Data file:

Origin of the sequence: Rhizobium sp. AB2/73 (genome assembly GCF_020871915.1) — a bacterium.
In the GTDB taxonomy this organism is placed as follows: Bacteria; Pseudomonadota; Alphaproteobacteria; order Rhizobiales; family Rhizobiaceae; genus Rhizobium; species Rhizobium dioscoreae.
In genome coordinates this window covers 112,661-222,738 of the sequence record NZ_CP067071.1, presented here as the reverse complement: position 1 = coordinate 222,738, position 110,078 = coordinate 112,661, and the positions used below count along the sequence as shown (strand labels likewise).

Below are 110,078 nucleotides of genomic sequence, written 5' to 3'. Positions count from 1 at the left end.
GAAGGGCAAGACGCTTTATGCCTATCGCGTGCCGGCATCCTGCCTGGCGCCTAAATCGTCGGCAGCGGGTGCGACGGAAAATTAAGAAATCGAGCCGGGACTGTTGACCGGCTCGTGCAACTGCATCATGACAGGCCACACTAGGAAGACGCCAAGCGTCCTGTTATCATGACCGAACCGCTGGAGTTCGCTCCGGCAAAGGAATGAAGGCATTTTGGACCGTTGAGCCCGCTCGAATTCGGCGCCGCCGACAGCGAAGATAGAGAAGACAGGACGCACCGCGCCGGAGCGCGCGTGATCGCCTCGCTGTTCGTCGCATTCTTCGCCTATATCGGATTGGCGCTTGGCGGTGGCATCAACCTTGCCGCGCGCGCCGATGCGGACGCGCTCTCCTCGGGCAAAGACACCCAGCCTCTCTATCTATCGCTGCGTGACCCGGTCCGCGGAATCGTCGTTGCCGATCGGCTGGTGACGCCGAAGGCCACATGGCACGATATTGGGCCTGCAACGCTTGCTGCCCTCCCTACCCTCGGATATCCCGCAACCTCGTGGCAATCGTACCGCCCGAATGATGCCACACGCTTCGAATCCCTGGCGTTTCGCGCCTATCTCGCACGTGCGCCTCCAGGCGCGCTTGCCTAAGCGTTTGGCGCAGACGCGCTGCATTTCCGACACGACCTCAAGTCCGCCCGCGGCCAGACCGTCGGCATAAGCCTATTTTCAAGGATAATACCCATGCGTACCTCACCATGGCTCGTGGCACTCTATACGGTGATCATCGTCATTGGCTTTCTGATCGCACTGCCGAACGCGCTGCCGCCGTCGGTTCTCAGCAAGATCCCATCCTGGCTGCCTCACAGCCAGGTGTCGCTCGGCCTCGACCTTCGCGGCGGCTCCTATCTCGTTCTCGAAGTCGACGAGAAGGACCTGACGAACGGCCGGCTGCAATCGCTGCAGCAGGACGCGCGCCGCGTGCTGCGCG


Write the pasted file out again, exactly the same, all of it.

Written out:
Origin of the sequence: Rhizobium sp. AB2/73 (genome assembly GCF_020871915.1) — a bacterium.
In the GTDB taxonomy this organism is placed as follows: Bacteria; Pseudomonadota; Alphaproteobacteria; order Rhizobiales; family Rhizobiaceae; genus Rhizobium; species Rhizobium dioscoreae.
In genome coordinates this window covers 112,661-222,738 of the sequence record NZ_CP067071.1, presented here as the reverse complement: position 1 = coordinate 222,738, position 110,078 = coordinate 112,661, and the positions used below count along the sequence as shown (strand labels likewise).

Below are 110,078 nucleotides of genomic sequence, written 5' to 3'. Positions count from 1 at the left end.
GAAGGGCAAGACGCTTTATGCCTATCGCGTGCCGGCATCCTGCCTGGCGCCTAAATCGTCGGCAGCGGGTGCGACGGAAAATTAAGAAATCGAGCCGGGACTGTTGACCGGCTCGTGCAACTGCATCATGACAGGCCACACTAGGAAGACGCCAAGCGTCCTGTTATCATGACCGAACCGCTGGAGTTCGCTCCGGCAAAGGAATGAAGGCATTTTGGACCGTTGAGCCCGCTCGAATTCGGCGCCGCCGACAGCGAAGATAGAGAAGACAGGACGCACCGCGCCGGAGCGCGCGTGATCGCCTCGCTGTTCGTCGCATTCTTCGCCTATATCGGATTGGCGCTTGGCGGTGGCATCAACCTTGCCGCGCGCGCCGATGCGGACGCGCTCTCCTCGGGCAAAGACACCCAGCCTCTCTATCTATCGCTGCGTGACCCGGTCCGCGGAATCGTCGTTGCCGATCGGCTGGTGACGCCGAAGGCCACATGGCACGATATTGGGCCTGCAACGCTTGCTGCCCTCCCTACCCTCGGATATCCCGCAACCTCGTGGCAATCGTACCGCCCGAATGATGCCACACGCTTCGAATCCCTGGCGTTTCGCGCCTATCTCGCACGTGCGCCTCCAGGCGCGCTTGCCTAAGCGTTTGGCGCAGACGCGCTGCATTTCCGACACGACCTCAAGTCCGCCCGCGGCCAGACCGTCGGCATAAGCCTATTTTCAAGGATAATACCCATGCGTACCTCACCATGGCTCGTGGCACTCTATACGGTGATCATCGTCATTGGCTTTCTGATCGCACTGCCGAACGCGCTGCCGCCGTCGGTTCTCAGCAAGATCCCATCCTGGCTGCCTCACAGCCAGGTGTCGCTCGGCCTCGACCTTCGCGGCGGCTCCTATCTCGTTCTCGAAGTCGACGAGAAGGACCTGACGAACGGCCGGCTGCAATCGCTGCAGCAGGACGCGCGCCGCGTGCTGCGCG